61 Idioms with Meaning and Example Sentences (2022)

Table of Contents
1. A Bed of Roses 2. A Blessing in Disguise 3. A Dime a Dozen 4. A Hot Potato 5. A Penny for Your Thoughts 6. Add Insult to Injury 7. Apple of Eye 8. At the Drop of a Hat 9. Back to the Drawing Board 10. Ball is in Your Court 11. Barking Up the Wrong Tree 12. Beat Around the Bush 13. Best of Both Worlds 14. Bite the Bullet 15. Break a Leg 16. Call it a Night 17. Costs an Arm and a Leg 18. Curiosity Killed the Cat 19. Cut Corners 20. Cut Somebody Some Slack 21. Devil’s Advocate 22. Desperate Times Call for Desperate Measures 23. Easy Does It 24. Feel a Bit Under the Weather 25. Get Out of Hand 26. Get Something Out of Your System 27. Get Your Act Together 28. Give Someone the Benefit of the Doubt 29. Hang in There 30. Hit the Books 31. Hit the Nail on the Head 32. Hit the Sack 33. In the Heat of the Moment 34. It Takes Two to Tango 35. It’s Not Rocket Science 36. Jump on the Bandwagon 37. Keep Something at Bay 38. Kill Two Birds With One Stone 39. Let Someone Off the Hook 40. Let the Cat Out of the Bag 41. Make a Long Story Short 42. Miss the Boat 43. Off One’s Rocker 44. On the Ball 45. Once in a Blue Moon 46. Piece of Cake 47. Pull Someone’s Leg 48. Raining Cats and Dogs 49. See Eye to Eye 50. Sit on the Fence 51. So Far So Good 52. Steal Someone’s Thunder 53. Take With a Grain of Salt 54. Taste of Your Own Medicine 55. To Get Bent Out of Shape 56. To Hear Something Straight From the Horse’s Mouth 57. To Make Matters Worse 58. Twist Someone’s Arm 59. Wrap Your Head Around Something 60. You Can Say That Again 61. Your Guess Is as Good as Mine FAQs Videos

An idiom is a group of words that have a particular meaning that is different from the meanings of those of the individual words. Therefore, Idioms should not be taken literally. Idioms won’t make any sense unless you have learned about them before.

Here’s a list of the most commonly used idioms with meaning and example sentences:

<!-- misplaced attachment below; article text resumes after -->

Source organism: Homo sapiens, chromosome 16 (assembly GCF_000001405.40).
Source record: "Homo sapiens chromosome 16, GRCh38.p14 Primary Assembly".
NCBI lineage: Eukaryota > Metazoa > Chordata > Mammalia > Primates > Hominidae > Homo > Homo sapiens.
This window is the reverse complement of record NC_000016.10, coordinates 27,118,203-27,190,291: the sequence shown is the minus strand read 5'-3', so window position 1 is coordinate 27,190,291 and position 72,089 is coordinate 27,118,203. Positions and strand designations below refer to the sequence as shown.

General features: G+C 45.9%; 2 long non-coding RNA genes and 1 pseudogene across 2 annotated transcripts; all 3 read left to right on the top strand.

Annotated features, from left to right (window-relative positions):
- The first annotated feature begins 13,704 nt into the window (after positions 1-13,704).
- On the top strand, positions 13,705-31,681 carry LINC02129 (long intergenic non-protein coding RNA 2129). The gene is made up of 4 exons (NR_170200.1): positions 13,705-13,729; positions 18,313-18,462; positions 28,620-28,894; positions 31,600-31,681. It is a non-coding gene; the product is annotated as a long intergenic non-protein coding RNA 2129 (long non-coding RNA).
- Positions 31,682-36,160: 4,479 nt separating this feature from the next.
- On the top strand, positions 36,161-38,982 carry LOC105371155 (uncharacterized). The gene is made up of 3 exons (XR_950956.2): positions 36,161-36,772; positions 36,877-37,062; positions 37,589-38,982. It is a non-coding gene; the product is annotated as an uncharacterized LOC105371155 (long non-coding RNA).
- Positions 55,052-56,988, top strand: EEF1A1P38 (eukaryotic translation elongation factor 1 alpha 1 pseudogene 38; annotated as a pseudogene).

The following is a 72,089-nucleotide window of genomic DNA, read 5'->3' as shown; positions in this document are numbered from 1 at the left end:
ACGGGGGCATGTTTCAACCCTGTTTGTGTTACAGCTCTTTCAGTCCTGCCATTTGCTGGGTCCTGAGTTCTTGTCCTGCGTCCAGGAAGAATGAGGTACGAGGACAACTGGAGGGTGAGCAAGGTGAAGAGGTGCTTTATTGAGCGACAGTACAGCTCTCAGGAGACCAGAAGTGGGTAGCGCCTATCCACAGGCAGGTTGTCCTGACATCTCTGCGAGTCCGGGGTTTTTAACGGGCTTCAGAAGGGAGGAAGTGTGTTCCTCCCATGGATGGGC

1. A Bed of Roses

Meaning: A situation or activity that is comfortable or easy

Example: Making money is no bed of roses.

2. A Blessing in Disguise

Meaning: An apparent misfortune that eventually has good results.

Example: Losing the job was a blessing in disguise for her as she started her own clothing business.

3. A Dime a Dozen

Meaning: Very common and of no particular value.

Example: Those antiques are a dime a dozen.

4. A Hot Potato

Meaning: A problem or situation that is difficult to deal with and causes a lot of disagreement.

Example: The migration issue has become a political hot potato.

5. A Penny for Your Thoughts

Meaning: A way of asking what another person is thinking.

Example: A penny for your thoughts, Stephan.

6. Add Insult to Injury

Meaning: To make a bad situation even worse.

Example: I was already late for work and, to add insult to injury, I spilt coffee all over my boss.

7. Apple of Eye

Meaning: Someone’s favourite person.

Example: Her grandson is the apple of her eye.

8. At the Drop of a Hat

Meaning: To do something immediately without stopping to think about it.

Example: Your job can go at the drop of a hat.

9. Back to the Drawing Board

Meaning: To start planning something again because the first plan failed.

Example: The board must go back to the drawing board and review the whole issue.

10. Ball is in Your Court

Meaning: It is now your turn to make the decision.

Example: I’ve done all I can; now the ball’s in your court.

11. Barking Up the Wrong Tree

Meaning: Doing something that will not get you the desired results